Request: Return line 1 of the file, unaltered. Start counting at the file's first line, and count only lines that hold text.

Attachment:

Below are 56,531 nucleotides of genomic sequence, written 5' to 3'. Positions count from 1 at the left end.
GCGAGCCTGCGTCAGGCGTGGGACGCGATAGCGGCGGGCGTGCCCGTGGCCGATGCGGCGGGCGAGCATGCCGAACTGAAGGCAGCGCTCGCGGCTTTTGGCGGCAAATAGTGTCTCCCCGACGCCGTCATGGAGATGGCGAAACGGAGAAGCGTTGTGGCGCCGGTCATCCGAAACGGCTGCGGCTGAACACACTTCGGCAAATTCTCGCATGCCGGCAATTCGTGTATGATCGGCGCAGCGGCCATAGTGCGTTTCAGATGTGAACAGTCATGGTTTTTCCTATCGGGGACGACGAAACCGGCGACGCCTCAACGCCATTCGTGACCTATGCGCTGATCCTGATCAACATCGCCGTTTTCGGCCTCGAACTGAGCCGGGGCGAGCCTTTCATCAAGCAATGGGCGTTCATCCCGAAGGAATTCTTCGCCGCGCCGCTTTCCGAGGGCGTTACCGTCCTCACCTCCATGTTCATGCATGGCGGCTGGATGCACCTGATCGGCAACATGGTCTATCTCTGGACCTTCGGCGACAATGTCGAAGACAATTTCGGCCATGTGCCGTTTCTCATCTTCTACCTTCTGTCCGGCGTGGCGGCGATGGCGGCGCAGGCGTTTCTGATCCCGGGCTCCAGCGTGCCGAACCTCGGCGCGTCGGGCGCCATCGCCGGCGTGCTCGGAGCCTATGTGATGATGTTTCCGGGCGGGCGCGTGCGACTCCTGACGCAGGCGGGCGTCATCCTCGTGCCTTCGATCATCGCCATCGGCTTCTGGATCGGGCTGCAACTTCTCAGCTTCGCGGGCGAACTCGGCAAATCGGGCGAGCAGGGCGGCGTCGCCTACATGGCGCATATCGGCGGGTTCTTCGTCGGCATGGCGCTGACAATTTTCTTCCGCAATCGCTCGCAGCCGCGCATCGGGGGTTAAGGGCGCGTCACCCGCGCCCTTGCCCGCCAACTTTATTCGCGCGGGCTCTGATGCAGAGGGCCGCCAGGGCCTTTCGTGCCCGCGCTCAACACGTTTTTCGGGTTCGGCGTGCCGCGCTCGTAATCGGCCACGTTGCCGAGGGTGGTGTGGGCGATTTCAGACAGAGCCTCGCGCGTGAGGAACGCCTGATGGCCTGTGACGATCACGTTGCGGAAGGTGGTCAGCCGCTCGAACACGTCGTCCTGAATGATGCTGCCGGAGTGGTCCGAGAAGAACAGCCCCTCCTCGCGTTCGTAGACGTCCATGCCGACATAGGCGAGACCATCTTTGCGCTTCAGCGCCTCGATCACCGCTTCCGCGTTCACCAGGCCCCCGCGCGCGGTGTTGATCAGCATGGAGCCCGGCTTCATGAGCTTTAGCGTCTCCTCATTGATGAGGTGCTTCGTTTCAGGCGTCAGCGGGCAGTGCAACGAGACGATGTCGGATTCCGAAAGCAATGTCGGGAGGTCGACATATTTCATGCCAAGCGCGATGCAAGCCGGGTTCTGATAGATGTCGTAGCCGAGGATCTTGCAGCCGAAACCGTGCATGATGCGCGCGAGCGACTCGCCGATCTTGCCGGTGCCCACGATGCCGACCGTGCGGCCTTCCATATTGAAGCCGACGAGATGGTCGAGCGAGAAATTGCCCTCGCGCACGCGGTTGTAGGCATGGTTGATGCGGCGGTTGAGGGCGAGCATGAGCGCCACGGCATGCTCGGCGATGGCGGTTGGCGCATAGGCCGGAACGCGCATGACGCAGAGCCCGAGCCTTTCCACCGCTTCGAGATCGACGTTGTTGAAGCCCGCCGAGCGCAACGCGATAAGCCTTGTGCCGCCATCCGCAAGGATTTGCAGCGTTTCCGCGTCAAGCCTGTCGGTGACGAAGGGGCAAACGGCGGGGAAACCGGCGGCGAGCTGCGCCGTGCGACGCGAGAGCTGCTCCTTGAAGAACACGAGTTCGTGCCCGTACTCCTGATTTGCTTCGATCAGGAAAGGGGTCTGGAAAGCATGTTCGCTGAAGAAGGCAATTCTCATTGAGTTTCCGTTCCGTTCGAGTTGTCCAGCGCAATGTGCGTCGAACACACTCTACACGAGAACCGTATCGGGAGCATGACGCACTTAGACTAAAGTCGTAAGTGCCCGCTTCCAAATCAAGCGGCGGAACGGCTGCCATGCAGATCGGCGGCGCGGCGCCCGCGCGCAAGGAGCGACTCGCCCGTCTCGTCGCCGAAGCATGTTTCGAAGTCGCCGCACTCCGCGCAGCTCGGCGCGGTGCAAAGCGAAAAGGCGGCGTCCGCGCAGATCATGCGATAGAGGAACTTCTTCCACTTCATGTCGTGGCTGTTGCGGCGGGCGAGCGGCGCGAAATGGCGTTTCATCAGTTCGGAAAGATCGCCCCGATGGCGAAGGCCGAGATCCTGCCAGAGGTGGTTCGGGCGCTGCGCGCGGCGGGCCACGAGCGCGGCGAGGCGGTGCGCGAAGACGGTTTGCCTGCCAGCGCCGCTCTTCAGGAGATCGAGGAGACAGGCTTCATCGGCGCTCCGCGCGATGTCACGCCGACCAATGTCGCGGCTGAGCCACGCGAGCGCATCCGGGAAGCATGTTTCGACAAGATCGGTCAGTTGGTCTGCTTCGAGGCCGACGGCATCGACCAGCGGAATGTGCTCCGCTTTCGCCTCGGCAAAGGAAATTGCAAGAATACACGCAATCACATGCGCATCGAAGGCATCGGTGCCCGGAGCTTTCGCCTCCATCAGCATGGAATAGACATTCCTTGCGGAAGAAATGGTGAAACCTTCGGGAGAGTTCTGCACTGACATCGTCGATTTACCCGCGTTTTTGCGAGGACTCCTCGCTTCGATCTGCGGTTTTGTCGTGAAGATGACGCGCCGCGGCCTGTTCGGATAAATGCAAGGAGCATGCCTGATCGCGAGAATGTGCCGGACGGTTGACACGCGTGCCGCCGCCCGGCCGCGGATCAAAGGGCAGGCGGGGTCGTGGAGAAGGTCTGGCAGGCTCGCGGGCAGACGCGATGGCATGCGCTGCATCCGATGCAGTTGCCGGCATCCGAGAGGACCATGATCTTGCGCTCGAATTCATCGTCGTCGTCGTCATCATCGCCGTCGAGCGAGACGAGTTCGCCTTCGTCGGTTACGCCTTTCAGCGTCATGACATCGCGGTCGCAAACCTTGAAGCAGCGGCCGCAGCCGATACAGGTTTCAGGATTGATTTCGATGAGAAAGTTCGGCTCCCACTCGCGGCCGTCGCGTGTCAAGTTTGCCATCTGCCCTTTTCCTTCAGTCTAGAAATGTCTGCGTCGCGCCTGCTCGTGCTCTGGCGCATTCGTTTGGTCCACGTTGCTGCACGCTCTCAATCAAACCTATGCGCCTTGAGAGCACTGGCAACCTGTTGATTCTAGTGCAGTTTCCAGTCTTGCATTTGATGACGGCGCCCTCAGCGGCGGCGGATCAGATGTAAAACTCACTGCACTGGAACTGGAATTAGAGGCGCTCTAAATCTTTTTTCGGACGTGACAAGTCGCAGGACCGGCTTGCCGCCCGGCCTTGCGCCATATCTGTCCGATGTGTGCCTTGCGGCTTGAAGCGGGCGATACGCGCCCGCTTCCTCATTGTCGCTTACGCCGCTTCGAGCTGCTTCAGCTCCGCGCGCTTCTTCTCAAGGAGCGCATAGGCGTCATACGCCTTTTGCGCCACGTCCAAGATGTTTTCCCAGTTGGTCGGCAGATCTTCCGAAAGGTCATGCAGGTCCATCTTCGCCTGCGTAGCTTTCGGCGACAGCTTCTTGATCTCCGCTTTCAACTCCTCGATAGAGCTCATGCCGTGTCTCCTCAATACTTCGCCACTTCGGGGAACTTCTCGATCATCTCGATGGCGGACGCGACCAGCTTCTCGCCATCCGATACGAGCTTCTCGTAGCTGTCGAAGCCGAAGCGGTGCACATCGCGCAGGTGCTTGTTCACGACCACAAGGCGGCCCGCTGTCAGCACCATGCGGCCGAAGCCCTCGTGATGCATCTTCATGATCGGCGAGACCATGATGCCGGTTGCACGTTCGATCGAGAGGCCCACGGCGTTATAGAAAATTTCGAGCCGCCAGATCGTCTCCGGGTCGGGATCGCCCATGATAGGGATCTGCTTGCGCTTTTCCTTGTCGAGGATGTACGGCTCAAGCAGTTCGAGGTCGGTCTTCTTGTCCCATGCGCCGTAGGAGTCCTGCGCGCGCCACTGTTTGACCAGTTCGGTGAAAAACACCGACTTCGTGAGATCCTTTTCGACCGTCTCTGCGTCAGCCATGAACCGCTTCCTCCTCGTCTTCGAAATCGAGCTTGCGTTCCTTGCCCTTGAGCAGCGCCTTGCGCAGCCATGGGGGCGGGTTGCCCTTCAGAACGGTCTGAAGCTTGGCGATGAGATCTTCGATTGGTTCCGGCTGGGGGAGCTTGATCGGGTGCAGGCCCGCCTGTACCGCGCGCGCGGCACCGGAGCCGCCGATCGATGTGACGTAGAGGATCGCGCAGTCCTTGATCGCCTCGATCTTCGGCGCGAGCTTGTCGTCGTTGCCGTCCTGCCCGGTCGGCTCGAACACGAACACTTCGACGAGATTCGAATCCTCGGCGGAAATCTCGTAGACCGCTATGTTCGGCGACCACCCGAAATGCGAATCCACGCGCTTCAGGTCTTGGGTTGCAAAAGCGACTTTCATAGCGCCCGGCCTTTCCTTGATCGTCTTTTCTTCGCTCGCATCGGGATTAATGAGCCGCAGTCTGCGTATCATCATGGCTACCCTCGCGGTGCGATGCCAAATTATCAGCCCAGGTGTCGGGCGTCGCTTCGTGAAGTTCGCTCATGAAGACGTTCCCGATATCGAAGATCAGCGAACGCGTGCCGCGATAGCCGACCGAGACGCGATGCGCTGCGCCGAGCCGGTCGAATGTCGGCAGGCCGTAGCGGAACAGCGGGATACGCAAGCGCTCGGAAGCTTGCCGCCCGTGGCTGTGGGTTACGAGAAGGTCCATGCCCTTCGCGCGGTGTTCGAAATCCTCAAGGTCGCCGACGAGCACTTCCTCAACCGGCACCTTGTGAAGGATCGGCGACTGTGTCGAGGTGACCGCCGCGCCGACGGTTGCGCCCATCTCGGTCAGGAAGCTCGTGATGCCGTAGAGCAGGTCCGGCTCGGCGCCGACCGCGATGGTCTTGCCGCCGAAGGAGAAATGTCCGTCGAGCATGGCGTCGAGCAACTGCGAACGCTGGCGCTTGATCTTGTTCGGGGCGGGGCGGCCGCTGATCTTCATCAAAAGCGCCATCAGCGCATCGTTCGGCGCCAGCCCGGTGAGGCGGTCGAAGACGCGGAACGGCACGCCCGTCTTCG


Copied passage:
Below are 56,531 nucleotides of genomic sequence, written 5' to 3'. Positions count from 1 at the left end.